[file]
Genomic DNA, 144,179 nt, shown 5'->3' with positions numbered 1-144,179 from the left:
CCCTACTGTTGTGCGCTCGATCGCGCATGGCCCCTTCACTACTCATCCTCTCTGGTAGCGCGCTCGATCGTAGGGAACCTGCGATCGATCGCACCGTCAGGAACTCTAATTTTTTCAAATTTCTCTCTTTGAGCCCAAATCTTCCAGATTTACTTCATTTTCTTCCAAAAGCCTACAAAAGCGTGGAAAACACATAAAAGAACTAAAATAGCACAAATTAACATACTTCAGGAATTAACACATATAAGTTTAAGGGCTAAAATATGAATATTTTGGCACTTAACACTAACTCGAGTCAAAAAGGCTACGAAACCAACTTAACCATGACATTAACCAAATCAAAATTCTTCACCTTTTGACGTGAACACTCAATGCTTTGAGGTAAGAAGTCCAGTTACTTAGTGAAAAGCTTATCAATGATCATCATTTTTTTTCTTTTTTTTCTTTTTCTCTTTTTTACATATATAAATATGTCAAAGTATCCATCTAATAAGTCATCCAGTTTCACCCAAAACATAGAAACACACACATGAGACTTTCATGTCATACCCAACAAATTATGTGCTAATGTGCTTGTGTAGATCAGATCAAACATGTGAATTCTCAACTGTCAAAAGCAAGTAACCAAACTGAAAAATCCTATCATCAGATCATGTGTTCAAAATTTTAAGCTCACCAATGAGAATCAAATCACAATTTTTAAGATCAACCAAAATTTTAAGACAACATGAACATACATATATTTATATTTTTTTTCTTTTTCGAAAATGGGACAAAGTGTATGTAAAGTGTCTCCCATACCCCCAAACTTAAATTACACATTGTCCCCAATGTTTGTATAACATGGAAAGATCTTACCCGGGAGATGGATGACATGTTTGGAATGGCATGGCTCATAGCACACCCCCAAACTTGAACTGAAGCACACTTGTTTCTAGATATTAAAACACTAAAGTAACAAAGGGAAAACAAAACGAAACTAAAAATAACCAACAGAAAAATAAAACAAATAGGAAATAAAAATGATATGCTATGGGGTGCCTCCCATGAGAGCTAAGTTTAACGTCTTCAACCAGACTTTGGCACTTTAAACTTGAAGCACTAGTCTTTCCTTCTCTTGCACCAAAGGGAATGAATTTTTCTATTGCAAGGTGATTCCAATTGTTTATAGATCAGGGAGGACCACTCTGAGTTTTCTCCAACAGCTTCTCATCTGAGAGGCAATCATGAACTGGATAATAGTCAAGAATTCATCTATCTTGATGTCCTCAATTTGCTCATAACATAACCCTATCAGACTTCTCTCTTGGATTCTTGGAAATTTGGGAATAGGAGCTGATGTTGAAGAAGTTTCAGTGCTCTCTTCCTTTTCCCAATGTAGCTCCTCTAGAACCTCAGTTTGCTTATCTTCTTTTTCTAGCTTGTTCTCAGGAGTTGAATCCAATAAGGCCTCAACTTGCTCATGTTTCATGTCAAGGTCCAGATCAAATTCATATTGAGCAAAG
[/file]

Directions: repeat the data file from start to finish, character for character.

Genomic DNA, 144,179 nt, shown 5'->3' with positions numbered 1-144,179 from the left:
CCCTACTGTTGTGCGCTCGATCGCGCATGGCCCCTTCACTACTCATCCTCTCTGGTAGCGCGCTCGATCGTAGGGAACCTGCGATCGATCGCACCGTCAGGAACTCTAATTTTTTCAAATTTCTCTCTTTGAGCCCAAATCTTCCAGATTTACTTCATTTTCTTCCAAAAGCCTACAAAAGCGTGGAAAACACATAAAAGAACTAAAATAGCACAAATTAACATACTTCAGGAATTAACACATATAAGTTTAAGGGCTAAAATATGAATATTTTGGCACTTAACACTAACTCGAGTCAAAAAGGCTACGAAACCAACTTAACCATGACATTAACCAAATCAAAATTCTTCACCTTTTGACGTGAACACTCAATGCTTTGAGGTAAGAAGTCCAGTTACTTAGTGAAAAGCTTATCAATGATCATCATTTTTTTTCTTTTTTTTCTTTTTCTCTTTTTTACATATATAAATATGTCAAAGTATCCATCTAATAAGTCATCCAGTTTCACCCAAAACATAGAAACACACACATGAGACTTTCATGTCATACCCAACAAATTATGTGCTAATGTGCTTGTGTAGATCAGATCAAACATGTGAATTCTCAACTGTCAAAAGCAAGTAACCAAACTGAAAAATCCTATCATCAGATCATGTGTTCAAAATTTTAAGCTCACCAATGAGAATCAAATCACAATTTTTAAGATCAACCAAAATTTTAAGACAACATGAACATACATATATTTATATTTTTTTTCTTTTTCGAAAATGGGACAAAGTGTATGTAAAGTGTCTCCCATACCCCCAAACTTAAATTACACATTGTCCCCAATGTTTGTATAACATGGAAAGATCTTACCCGGGAGATGGATGACATGTTTGGAATGGCATGGCTCATAGCACACCCCCAAACTTGAACTGAAGCACACTTGTTTCTAGATATTAAAACACTAAAGTAACAAAGGGAAAACAAAACGAAACTAAAAATAACCAACAGAAAAATAAAACAAATAGGAAATAAAAATGATATGCTATGGGGTGCCTCCCATGAGAGCTAAGTTTAACGTCTTCAACCAGACTTTGGCACTTTAAACTTGAAGCACTAGTCTTTCCTTCTCTTGCACCAAAGGGAATGAATTTTTCTATTGCAAGGTGATTCCAATTGTTTATAGATCAGGGAGGACCACTCTGAGTTTTCTCCAACAGCTTCTCATCTGAGAGGCAATCATGAACTGGATAATAGTCAAGAATTCATCTATCTTGATGTCCTCAATTTGCTCATAACATAACCCTATCAGACTTCTCTCTTGGATTCTTGGAAATTTGGGAATAGGAGCTGATGTTGAAGAAGTTTCAGTGCTCTCTTCCTTTTCCCAATGTAGCTCCTCTAGAACCTCAGTTTGCTTATCTTCTTTTTCTAGCTTGTTCTCAGGAGTTGAATCCAATAAGGCCTCAACTTGCTCATGTTTCATGTCAAGGTCCAGATCAAATTCATATTGAGCAAAG